Bp. Rohrer has repeatedly demonstrated that they neither understand what pastoral care is nor do they tell the truth about having provided pastoral care.  For example, they said they provided pastoral care to Pr. Nelson Rabell-González when he was accused of misconduct, but they did not. Instead, they administratively deleted him from the clergy roster without due process. Rohrer also said they provided pastoral care to the people of Misión Latina Luterana on December 12th. However, Pr. Hazel Salazar-Davidson’s testimony in her letter to the Conference of Bishops shows they did not. Instead, Rohrer disappeared the congregation’s pastor and threatened to bring police into the worship space.

Rohrer also said they provided pastoral care to the people of Grace Lutheran, San Francisco, when they served the congregation before becoming bishop.  But, as court documents show, they did not. Instead, they unconstitutionally removed long-time members and tried to take control of the church and childcare center finances.

Wellness checks of clergy have no place in synods

All of this is bad enough.  But even more disturbing is Rohrer’s desire to use a process that police have abused and used for punitive purposes.  In some ways, this is no surprise. Rohrer finds significant identity as a police chaplain, having served in the San Francisco Police Department as its first transgender chaplain.

Police chaplains routinely participate in crisis intervention as part of police teams, but a police response is not an appropriate model for pastoral care. As evidenced by the linking of “formal wellness checks” with “misconduct” in the bishop’s blog post, conducting a wellness check means actively looking for something wrong rather than providing care for rostered leaders who need support. There is already inherent conflict in a bishop’s dual role as pastor to the clergy and as arbiter of misconduct. This new policy is perfectly situated to be used in a vindictive way toward clergy.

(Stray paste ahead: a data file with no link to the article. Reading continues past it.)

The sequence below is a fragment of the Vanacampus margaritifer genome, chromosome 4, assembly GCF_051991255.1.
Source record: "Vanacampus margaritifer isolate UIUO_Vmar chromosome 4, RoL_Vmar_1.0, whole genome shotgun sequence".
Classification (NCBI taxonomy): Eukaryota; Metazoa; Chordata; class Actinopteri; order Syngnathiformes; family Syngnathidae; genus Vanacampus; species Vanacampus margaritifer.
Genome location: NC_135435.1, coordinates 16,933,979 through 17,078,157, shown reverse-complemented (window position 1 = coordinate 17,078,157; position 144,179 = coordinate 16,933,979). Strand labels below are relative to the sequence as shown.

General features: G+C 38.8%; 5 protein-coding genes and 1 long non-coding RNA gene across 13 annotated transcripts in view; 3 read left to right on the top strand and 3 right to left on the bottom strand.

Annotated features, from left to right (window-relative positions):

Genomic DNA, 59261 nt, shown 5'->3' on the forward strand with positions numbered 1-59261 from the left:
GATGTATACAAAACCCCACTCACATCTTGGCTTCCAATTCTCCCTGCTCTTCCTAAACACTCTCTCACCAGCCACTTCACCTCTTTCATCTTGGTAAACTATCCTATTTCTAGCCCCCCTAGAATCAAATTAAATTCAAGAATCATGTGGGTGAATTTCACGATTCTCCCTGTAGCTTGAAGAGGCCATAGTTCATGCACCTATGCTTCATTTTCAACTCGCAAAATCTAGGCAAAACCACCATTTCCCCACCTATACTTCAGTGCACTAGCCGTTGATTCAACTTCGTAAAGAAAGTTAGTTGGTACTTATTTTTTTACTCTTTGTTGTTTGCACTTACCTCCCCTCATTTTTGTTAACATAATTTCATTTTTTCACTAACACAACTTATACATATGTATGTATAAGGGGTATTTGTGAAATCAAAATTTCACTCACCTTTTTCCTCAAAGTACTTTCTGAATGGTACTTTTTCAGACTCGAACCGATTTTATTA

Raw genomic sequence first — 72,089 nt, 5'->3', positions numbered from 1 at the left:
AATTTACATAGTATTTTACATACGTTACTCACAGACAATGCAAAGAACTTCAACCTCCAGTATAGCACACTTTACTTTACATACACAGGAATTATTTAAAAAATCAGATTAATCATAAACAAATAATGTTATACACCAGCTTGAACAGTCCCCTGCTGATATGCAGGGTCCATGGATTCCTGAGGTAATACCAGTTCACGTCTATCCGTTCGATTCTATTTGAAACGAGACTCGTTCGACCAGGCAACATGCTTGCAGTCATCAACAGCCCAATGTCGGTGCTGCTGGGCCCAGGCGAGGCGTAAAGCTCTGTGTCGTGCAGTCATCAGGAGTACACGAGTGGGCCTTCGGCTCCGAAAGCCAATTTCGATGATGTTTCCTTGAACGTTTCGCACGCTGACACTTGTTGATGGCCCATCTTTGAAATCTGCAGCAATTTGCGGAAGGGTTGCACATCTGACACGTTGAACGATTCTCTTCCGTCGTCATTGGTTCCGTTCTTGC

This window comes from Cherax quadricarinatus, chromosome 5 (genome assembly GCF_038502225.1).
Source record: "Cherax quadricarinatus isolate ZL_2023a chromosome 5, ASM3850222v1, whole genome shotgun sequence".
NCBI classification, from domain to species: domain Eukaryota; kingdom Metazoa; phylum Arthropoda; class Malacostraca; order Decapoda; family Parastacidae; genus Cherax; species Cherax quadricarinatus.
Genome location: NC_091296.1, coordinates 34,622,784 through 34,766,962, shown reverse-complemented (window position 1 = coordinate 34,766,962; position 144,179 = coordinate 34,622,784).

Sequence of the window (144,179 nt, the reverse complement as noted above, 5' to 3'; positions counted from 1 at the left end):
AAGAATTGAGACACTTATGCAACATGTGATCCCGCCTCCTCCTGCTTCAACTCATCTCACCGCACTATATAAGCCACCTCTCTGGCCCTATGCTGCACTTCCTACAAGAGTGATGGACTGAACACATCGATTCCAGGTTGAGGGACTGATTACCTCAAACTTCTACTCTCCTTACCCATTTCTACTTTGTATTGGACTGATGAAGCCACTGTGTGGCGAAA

Threat masquerading as “support”

Now, as we wait to learn Bp. Eaton’s response to the report of the listening panel she appointed, Bp. Rohrer has issued this thinly-veiled threat spun as “support.” Under the guise of “supporting” pastors, they could send the Team out to conduct wellness checks on any rostered leader for any reason, valid or not. Then, having received the Team’s report, the bishop could take whatever action they might deem necessary to “protect” the congregation from a pastor found to be “unwell” — just as they did to Rev. Nelson Rabell González.  All of this would happen under the pretext of “confidentiality,” which really means secrecy.  [See:  The NDA, the Church, and the Attempt to Silence Rev. Nelson Rabell-González.] As a result, no one would ever know who initiated the wellness check, or why, or what was found.

Rev. Pamela Griffith Pond is an ELCA ordained minister and author of this guest post

Bp. Rohrer wrote, “I hope to increase transparency about how decisions are made and who is involved in confidential conversations.”  To the contrary, the Wellness Check process and Pastoral Misconduct Team actually allow for even more ecclesial abuse and toxic secret-keeping in the church. The only information available on the synod website about the members of the team is demographic data; neither the nature of their work nor the processes involved are disclosed.  Given the history of Rohrer’s actions in the past, I am concerned that a “Wellness Check” process would allow for the disappearing of even more clergy like Rev. Nelson Rabell González.